Finally, it seems to be an intellectual anomaly for Yale and other universities to fall back to the position that banning ROTC is basically a matter of free speech. That argument simply stands the principle involved on its head by denying others’ speech and rights. A letter to the editor in The Wall Street Journal of 16 December 2004 by David J. Arthur put it in elegantly simple terms. The letter read: “University faculties ingeniously use the language of tolerance to justify their intolerance for viewpoints that differ from their own. Faculties tell the military and others that they must agree with the faculty’s views on what fair personnel policies are or be banned from the university. This arrogant intolerance of particular opinions is counter to the very tolerance universities profess to favor.”
But the intellectually inconsistent thinking Mr. Arthur describes is, unfortunately, politically correct in today’s world. And that is the most distressing aspect of the present ROTC situation at Yale. A great university has displaced a centuries-old tradition of support for some of our nation’s best and bravest with verbal gymnastics and political correctness. Yale has traded some of its most precious values for a trendy, anti-intellectual conformity.
And if one doubts that Yale is in the thrall of inherently anti-military political correctness, one should be reminded of the truism that you can judge an organization by whom it honors. Now, think hard; when was the last time Yale honored a graduate—anyone, for that matter—for achievement in a military career?
The Way Ahead
During the interview cited at the beginning of this article, Yale President Levin responded to questions about ROTC by saying that there are no new university decisions on the issue. He added: “We’ve had some conversations, not directly with ROTC, but with some individuals interested in trying to facilitate that.”
Indications suggest, however, that it is time for the university to do the right thing and reverse its politically correct but intellectually inconsistent ROTC policy. The virulent anti-military attitude that infected university students of the 1960s and 1970s has devolved into an array of left-leaning activist groups and individuals, mostly focused on Gay rights. Today, the inherited anti-military attitude of the late 1960s and early 1970s is being challenged, in one respect, by the question: “Why not ROTC?” Consider the following:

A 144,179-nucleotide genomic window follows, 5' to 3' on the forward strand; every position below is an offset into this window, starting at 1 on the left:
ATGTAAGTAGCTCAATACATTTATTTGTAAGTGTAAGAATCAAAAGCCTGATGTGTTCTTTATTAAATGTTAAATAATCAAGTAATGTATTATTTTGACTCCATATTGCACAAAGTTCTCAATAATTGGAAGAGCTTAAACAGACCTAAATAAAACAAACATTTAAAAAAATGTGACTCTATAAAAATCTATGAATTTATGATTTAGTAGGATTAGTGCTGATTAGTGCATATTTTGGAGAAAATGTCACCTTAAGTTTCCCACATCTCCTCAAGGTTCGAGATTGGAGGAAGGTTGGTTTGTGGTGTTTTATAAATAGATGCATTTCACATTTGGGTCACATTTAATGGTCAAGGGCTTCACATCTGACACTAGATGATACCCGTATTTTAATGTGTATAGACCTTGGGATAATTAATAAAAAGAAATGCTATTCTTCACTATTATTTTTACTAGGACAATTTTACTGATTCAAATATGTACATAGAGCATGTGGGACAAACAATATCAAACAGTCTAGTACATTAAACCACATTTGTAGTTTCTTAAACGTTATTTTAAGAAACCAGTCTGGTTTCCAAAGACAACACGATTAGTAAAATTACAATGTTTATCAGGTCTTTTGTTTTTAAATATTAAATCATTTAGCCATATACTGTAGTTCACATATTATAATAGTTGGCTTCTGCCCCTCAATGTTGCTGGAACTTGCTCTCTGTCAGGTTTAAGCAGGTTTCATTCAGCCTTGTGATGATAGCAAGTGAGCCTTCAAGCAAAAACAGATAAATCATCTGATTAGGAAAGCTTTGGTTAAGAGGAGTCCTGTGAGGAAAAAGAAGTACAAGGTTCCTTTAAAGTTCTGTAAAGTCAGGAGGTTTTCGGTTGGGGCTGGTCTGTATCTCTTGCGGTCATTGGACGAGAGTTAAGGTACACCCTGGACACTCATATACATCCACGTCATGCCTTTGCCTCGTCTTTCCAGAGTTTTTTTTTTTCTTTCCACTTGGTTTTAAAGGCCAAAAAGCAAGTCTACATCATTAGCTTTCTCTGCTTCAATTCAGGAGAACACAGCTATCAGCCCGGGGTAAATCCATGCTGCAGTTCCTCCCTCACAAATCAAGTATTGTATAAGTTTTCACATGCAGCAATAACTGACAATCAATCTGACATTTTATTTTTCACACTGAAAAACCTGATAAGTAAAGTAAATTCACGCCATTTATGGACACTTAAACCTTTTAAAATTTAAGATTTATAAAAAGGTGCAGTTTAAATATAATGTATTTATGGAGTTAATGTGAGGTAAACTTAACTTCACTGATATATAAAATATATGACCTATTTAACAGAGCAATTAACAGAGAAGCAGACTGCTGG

· A Columbia Spectator report claims that a recent undergraduate referendum produced a roughly two to one favorable vote for ROTC.
· The commander of the MIT ROTC Battalion, where Harvard ROTC students have classes and drills, has cited a significant increase in ROTC access to the Harvard campus during the past five years.
· The Yale College Republicans are campaigning for an undergraduate petition that will help to determine, among other things, if there should be increased discussion with the university administration about bringing ROTC back.
Even some media are beginning to suggest that
there is a significant amount of intellectual hypocrisy associated with Yale’s
attitude of “What issue?” An editorial in the New Haven Register of 18 February
defines the university’s intellectual contradiction in dollar denominated
terms: “The university takes $300 million in
There are two thoughts that President Levin, the Yale administration, and particularly the Yale faculty should consider from their pinnacle of cool. The first is an idea nicely expressed by humorist Will Rogers: “If you’re riding ahead of the herd, take a look back every now and then to make sure it’s still there.” The second idea is something that by now—borrowing a Margaret Thatcher phrase—“is so obvious that only very sophisticated people seem unable to grasp it.” Yale needs ROTC more than ROTC needs Yale.
Mr. Callo was commissioned from the Yale NROTC. He is a retired U.S. Navy Reserve rear admiral and an author. His next book John Paul Jones: America’s First Sea Warrior will be published in March. During his life, he has witnessed WWII, the Korean War, the Vietnam War, the Gulf War, the Afghanistan War, and the Iraq War. The views he represents are his own.